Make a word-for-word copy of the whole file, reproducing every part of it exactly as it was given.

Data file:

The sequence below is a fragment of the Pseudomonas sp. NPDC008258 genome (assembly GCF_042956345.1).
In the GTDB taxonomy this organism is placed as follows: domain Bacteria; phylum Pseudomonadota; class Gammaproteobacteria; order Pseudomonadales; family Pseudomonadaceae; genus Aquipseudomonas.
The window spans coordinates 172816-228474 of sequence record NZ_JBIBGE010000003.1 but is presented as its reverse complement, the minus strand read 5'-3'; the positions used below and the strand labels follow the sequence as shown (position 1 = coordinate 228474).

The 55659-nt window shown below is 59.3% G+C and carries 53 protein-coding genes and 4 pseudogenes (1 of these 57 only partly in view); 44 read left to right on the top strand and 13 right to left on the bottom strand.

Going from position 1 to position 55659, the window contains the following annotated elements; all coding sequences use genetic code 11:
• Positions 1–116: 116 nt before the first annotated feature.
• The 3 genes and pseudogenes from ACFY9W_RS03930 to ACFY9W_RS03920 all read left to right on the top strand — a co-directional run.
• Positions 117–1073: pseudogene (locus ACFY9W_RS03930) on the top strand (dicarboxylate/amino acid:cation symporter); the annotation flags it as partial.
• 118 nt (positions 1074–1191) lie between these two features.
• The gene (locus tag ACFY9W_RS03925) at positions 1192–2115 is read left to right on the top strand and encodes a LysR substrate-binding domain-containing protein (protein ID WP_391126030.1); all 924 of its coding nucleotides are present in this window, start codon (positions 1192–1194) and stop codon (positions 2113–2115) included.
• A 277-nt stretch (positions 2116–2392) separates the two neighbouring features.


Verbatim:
The sequence below is a fragment of the Pseudomonas sp. NPDC008258 genome (assembly GCF_042956345.1).
In the GTDB taxonomy this organism is placed as follows: domain Bacteria; phylum Pseudomonadota; class Gammaproteobacteria; order Pseudomonadales; family Pseudomonadaceae; genus Aquipseudomonas.
The window spans coordinates 172816-228474 of sequence record NZ_JBIBGE010000003.1 but is presented as its reverse complement, the minus strand read 5'-3'; the positions used below and the strand labels follow the sequence as shown (position 1 = coordinate 228474).

The 55659-nt window shown below is 59.3% G+C and carries 53 protein-coding genes and 4 pseudogenes (1 of these 57 only partly in view); 44 read left to right on the top strand and 13 right to left on the bottom strand.

Going from position 1 to position 55659, the window contains the following annotated elements; all coding sequences use genetic code 11:
• Positions 1–116: 116 nt before the first annotated feature.
• The 3 genes and pseudogenes from ACFY9W_RS03930 to ACFY9W_RS03920 all read left to right on the top strand — a co-directional run.
• Positions 117–1073: pseudogene (locus ACFY9W_RS03930) on the top strand (dicarboxylate/amino acid:cation symporter); the annotation flags it as partial.
• 118 nt (positions 1074–1191) lie between these two features.
• The gene (locus tag ACFY9W_RS03925) at positions 1192–2115 is read left to right on the top strand and encodes a LysR substrate-binding domain-containing protein (protein ID WP_391126030.1); all 924 of its coding nucleotides are present in this window, start codon (positions 1192–1194) and stop codon (positions 2113–2115) included.
• A 277-nt stretch (positions 2116–2392) separates the two neighbouring features.